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    I didn’t say differentiation stops at high school. I said they do a lot of chalk and talk in high school. They do differentiate in high school. Every teacher worth their weight has to. But what I was trying to say is that differentiation according to learning styles is not done. Teachers don’t get students to write a song about a concept or topic if they are a specific type of learner, students just have to learn in a specific style that the teacher teaches and this is mostly chalk and talk (in the high school that 99% of my students go to. I can’t speak for any other high school except the one I know).
     
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  19. 2ndTimeAround

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    Sure high school teachers do, rpan. Even though recent studies have shown that the learning styles that were so revered may not actually exist.

    How are you so sure that is what is happening in the school next door to you? If someone observed my classroom today, for even half the period, they would get a radically different view of how I run my classroom than if they came in on Friday.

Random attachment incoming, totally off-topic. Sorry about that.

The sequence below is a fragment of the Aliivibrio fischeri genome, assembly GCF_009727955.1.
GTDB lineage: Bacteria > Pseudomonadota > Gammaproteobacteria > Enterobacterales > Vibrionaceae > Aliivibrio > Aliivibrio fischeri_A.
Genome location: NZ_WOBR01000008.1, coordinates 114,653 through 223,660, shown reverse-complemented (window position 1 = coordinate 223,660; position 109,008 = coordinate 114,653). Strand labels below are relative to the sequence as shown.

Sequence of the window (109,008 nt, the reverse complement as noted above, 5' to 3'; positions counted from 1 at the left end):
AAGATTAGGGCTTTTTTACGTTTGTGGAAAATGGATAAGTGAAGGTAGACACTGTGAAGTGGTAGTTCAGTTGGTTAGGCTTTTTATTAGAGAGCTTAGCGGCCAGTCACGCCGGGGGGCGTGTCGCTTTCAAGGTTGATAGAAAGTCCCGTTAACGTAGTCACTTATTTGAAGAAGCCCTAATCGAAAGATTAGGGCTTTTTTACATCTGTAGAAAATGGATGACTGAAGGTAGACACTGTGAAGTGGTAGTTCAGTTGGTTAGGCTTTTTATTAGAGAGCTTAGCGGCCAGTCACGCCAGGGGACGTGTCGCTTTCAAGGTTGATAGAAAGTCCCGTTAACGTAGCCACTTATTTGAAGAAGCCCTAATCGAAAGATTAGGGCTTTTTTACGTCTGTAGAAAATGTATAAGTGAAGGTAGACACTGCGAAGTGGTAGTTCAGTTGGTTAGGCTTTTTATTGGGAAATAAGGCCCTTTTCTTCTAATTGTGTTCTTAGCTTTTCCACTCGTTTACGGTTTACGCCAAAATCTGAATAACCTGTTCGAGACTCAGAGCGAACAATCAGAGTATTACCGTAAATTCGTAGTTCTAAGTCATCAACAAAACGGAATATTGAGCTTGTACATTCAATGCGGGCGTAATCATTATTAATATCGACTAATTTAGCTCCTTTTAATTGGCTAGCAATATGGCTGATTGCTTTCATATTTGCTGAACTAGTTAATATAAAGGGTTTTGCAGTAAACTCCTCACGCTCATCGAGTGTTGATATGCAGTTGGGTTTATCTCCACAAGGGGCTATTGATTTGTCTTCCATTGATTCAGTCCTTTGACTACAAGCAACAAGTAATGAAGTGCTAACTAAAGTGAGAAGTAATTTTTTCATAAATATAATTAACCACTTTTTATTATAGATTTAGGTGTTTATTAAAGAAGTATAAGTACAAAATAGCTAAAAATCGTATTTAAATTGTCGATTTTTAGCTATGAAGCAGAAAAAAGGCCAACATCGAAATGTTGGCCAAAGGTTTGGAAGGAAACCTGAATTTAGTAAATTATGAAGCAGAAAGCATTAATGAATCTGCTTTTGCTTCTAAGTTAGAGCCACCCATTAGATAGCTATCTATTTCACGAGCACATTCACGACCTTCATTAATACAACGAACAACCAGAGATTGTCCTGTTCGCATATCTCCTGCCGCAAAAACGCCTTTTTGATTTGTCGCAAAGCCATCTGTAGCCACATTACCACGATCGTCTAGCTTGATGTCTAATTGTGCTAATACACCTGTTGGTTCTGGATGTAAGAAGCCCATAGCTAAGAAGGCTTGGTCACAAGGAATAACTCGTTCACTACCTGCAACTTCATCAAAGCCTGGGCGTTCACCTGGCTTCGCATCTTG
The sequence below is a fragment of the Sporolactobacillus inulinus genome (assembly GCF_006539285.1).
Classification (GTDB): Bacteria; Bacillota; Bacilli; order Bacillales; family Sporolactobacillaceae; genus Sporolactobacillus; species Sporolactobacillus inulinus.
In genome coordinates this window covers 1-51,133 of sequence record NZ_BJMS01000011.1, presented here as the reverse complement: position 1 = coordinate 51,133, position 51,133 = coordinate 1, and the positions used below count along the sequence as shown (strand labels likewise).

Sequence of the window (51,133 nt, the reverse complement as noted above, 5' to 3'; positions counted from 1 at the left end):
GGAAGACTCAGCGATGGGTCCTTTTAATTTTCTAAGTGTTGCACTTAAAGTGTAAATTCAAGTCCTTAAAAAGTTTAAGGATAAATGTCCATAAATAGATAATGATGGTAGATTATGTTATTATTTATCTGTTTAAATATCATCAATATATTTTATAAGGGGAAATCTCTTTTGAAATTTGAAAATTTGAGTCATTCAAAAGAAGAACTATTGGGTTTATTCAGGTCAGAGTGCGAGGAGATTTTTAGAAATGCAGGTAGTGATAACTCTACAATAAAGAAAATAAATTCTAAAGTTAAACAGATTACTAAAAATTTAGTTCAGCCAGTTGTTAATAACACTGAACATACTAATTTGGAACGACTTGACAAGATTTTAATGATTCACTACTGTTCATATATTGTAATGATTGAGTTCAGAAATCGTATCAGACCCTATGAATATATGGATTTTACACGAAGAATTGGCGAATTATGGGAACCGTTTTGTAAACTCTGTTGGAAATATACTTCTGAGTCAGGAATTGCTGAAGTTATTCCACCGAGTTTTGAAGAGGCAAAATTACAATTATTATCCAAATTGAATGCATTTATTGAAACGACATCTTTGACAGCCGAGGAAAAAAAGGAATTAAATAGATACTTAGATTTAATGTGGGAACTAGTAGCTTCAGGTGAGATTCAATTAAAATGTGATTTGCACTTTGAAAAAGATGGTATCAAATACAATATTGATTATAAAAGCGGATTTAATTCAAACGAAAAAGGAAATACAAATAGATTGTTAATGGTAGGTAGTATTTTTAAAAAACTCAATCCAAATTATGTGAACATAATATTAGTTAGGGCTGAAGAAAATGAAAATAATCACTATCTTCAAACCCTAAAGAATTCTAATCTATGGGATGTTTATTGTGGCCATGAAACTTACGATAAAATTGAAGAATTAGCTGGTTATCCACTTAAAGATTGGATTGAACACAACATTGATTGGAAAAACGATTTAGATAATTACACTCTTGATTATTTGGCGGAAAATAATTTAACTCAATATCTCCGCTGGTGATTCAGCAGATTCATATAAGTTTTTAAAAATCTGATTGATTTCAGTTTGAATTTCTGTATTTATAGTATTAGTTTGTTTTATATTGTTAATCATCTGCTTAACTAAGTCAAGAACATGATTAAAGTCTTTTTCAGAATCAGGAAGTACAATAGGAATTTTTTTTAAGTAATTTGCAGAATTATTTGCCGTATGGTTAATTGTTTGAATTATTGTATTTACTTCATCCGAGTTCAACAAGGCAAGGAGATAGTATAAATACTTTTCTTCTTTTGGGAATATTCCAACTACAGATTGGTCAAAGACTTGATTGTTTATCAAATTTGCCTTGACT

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  20. Camel13

    Camel13 Rookie

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    Feb 13, 2018

    I am teaching 6-12 and I try to shake up the way I convey my lessons to reach different students at different levels and because I would personally get bored of the same routine. That being said, my high achievers learn no matter what I do and I wish I could have them in a completely different class to challenge them. I honestly feel I am holding them back. They will get done with activities or lessons half way through the hour and the whole time I am trying to help one on one with the strugglers ( which is 2/3 of the class, sadly) and they still don't finish. These are the same students at lol forget to put their name on a quiz! What is really awesome is when the high achievers take the initiative to help teach the strugglers. They re the next gen of teachers! But, I really wish they could be solving the worlds problems instead at a higher level!
     
  21. TrademarkTer

    TrademarkTer Habitué

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    The word annoys me. Just teach and help students if they need it. We don't need edu-babble to guide us. I teach high school pre-calc, and a parent once emailed me to kindly suggest I differentiate my class more. I kindly suggested that her son do homework every once and a while and stop texting in my class, and that shut her right up.